He then illustrates and describes his point leading to what he says are the key principles to experiencing a joyful Christian lifeFirst, a Genuine conviction of sin and second, understanding God’s way of salvation in Christ. He spends a few pages on this second point, essentially explaining the gospel and then writes,

“ The essence of the Christian salvation is to say that He is good enough and I am in Him”(p. 34)…you must “acknowledge readily and say clearly that you look to Christ and to Christ alone and to nothing and no one else, that you stop looking at particular sins and particular people.  Look at nothing and nobody but look entirely to Christ and say

‘My hope is built on nothing less than Jesus blood and righteousness…’

Would you like to be rid of this spiritual depression?  The first thing you have to do is to say farewell now once and for ever to your past.  Realize it has been covered and blotted out in Christ.  Never look back at your sins again. Say, ‘It is finished, it is covered by the blood of Christ’.  It is only then that true happiness and joy are possible for you.  What you need is not to make resolutions to live a better life, to start fasting and sweating and praying.  No! you just begin to say

‘I rest my faith on him alone

Who died for my transgressions to atone’” (p. 35)In chapter 4 he goes more specifically after the issue of the gospel. Here are a couple of my favorite gems:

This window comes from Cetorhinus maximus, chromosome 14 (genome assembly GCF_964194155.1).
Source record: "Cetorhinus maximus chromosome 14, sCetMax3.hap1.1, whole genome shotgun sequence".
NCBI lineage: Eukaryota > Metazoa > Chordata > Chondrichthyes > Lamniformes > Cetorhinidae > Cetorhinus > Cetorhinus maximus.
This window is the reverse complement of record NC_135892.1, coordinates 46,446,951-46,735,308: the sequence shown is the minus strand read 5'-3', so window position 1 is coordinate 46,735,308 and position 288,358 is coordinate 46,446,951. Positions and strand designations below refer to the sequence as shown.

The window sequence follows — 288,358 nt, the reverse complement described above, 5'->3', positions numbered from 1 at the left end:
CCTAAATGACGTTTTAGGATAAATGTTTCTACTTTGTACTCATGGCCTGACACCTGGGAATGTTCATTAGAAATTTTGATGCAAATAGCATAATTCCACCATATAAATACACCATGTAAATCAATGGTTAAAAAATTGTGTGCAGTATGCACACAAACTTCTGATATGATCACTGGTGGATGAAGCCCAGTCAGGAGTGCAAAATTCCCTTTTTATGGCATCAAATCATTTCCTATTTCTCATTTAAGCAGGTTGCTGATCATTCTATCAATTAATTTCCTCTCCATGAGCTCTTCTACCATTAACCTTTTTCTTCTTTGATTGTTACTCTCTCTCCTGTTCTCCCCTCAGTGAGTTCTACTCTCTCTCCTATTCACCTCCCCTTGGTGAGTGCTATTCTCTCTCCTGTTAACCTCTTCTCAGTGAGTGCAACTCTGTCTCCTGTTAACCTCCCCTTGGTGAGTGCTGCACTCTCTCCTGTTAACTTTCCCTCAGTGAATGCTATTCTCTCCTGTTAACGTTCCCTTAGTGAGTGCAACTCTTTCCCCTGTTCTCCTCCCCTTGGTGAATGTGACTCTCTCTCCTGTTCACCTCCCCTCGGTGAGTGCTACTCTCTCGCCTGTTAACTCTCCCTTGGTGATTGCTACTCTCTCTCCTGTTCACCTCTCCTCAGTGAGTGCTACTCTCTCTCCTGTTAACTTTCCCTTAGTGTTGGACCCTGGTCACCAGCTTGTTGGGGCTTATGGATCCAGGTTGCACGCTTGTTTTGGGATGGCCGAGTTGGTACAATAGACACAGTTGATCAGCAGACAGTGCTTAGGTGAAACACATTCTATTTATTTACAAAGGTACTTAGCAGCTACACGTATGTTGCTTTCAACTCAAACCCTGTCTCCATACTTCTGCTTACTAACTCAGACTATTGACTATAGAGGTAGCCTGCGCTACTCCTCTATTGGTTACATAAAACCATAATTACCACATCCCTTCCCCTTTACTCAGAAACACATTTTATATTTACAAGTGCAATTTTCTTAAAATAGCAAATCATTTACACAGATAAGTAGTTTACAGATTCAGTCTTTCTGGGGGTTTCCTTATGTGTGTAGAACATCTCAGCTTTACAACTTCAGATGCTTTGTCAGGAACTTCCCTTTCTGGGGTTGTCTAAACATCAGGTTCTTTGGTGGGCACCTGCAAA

“Spiritual depression or unhappiness in the Christian life is very often due to our failure to realize the greatness of the gospel… (p. 54) we also fail to realize that the whole man must likewise be involved in it and by it…now one of the greatest glories of the gospel is this, that it takes up the whole man…We are partial in response to this great gospel.”(p. 56)

He then describes the person who has only been intellectually or theologically gripped by the gospel and ends that paragraph with this quote:

 “It is a terrible thing when a man reaches that point when he knows he must die, and the gospel which he has argued about and reasoned about and even defended does not seem to help him because it has never gripped him.  It was just an intellectual hobby.” (p. 57)

He then speaks of the fact that the gospel must take up our whole being.  It is not simply emotions, mysticism, aesthetics, the sinner’s prayer or just the will.

There are those people who decide to take up Christianity instead of being taken up by Christianity.  They have never known the feeling of constraint, this feeling of, I can do no other, so help me, God’(p. 59)

By the way, he blames us preachers…

“Lop-sided Christians are generally produced by preachers or evangelists whose doctrine lacks balance, or rotundity, or wholeness.”

The battle against spiritual depression is one that we all face.  Depression in all its forms is on the rise and the world offers no real answers.  God does.  He gives us the gospel.  Jones does a masterful job of challenging us to be gripped by the gospel in the battle against depression. To be “taken up” by the gospel and reminding ourselves daily of the glories of the cross. To God be the glory! – Pastor Steve